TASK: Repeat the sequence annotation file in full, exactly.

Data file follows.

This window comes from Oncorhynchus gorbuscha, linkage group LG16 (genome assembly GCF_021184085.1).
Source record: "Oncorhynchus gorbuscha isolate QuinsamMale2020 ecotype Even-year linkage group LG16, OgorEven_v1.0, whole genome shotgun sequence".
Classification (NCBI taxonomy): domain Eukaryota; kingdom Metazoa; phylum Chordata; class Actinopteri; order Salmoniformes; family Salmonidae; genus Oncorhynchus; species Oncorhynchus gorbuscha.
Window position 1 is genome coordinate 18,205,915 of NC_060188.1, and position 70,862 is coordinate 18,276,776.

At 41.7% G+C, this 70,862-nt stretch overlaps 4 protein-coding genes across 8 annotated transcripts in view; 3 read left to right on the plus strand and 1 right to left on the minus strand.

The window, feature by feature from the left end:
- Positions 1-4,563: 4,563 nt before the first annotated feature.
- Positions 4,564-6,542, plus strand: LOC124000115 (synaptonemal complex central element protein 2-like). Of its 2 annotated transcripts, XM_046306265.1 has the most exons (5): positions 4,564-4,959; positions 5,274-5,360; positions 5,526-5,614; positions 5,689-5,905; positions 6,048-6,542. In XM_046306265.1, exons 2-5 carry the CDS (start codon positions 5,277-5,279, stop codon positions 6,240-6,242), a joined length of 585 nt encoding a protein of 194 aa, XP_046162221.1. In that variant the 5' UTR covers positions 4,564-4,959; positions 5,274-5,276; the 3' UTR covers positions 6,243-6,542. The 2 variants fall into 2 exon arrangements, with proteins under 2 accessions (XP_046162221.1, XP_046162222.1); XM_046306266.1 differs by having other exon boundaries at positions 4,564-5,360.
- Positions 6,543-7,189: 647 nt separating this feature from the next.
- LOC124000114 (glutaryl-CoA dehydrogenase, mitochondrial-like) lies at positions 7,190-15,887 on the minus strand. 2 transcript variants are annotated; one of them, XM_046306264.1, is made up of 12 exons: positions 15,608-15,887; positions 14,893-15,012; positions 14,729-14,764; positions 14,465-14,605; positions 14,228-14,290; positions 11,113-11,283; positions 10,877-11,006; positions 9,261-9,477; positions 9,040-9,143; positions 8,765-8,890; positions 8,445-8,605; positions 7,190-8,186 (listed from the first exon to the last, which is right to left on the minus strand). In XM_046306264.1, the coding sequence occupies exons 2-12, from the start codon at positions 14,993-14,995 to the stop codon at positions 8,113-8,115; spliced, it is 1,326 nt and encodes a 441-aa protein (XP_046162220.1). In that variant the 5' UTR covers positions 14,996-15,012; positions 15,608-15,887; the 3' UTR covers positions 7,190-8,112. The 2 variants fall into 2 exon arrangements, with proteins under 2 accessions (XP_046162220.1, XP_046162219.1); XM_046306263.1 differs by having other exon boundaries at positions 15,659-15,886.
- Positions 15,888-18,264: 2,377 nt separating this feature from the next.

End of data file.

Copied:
This window comes from Oncorhynchus gorbuscha, linkage group LG16 (genome assembly GCF_021184085.1).
Source record: "Oncorhynchus gorbuscha isolate QuinsamMale2020 ecotype Even-year linkage group LG16, OgorEven_v1.0, whole genome shotgun sequence".
Classification (NCBI taxonomy): domain Eukaryota; kingdom Metazoa; phylum Chordata; class Actinopteri; order Salmoniformes; family Salmonidae; genus Oncorhynchus; species Oncorhynchus gorbuscha.
Window position 1 is genome coordinate 18,205,915 of NC_060188.1, and position 70,862 is coordinate 18,276,776.

At 41.7% G+C, this 70,862-nt stretch overlaps 4 protein-coding genes across 8 annotated transcripts in view; 3 read left to right on the plus strand and 1 right to left on the minus strand.

The window, feature by feature from the left end:
- Positions 1-4,563: 4,563 nt before the first annotated feature.
- Positions 4,564-6,542, plus strand: LOC124000115 (synaptonemal complex central element protein 2-like). Of its 2 annotated transcripts, XM_046306265.1 has the most exons (5): positions 4,564-4,959; positions 5,274-5,360; positions 5,526-5,614; positions 5,689-5,905; positions 6,048-6,542. In XM_046306265.1, exons 2-5 carry the CDS (start codon positions 5,277-5,279, stop codon positions 6,240-6,242), a joined length of 585 nt encoding a protein of 194 aa, XP_046162221.1. In that variant the 5' UTR covers positions 4,564-4,959; positions 5,274-5,276; the 3' UTR covers positions 6,243-6,542. The 2 variants fall into 2 exon arrangements, with proteins under 2 accessions (XP_046162221.1, XP_046162222.1); XM_046306266.1 differs by having other exon boundaries at positions 4,564-5,360.
- Positions 6,543-7,189: 647 nt separating this feature from the next.
- LOC124000114 (glutaryl-CoA dehydrogenase, mitochondrial-like) lies at positions 7,190-15,887 on the minus strand. 2 transcript variants are annotated; one of them, XM_046306264.1, is made up of 12 exons: positions 15,608-15,887; positions 14,893-15,012; positions 14,729-14,764; positions 14,465-14,605; positions 14,228-14,290; positions 11,113-11,283; positions 10,877-11,006; positions 9,261-9,477; positions 9,040-9,143; positions 8,765-8,890; positions 8,445-8,605; positions 7,190-8,186 (listed from the first exon to the last, which is right to left on the minus strand). In XM_046306264.1, the coding sequence occupies exons 2-12, from the start codon at positions 14,993-14,995 to the stop codon at positions 8,113-8,115; spliced, it is 1,326 nt and encodes a 441-aa protein (XP_046162220.1). In that variant the 5' UTR covers positions 14,996-15,012; positions 15,608-15,887; the 3' UTR covers positions 7,190-8,112. The 2 variants fall into 2 exon arrangements, with proteins under 2 accessions (XP_046162220.1, XP_046162219.1); XM_046306263.1 differs by having other exon boundaries at positions 15,659-15,886.
- Positions 15,888-18,264: 2,377 nt separating this feature from the next.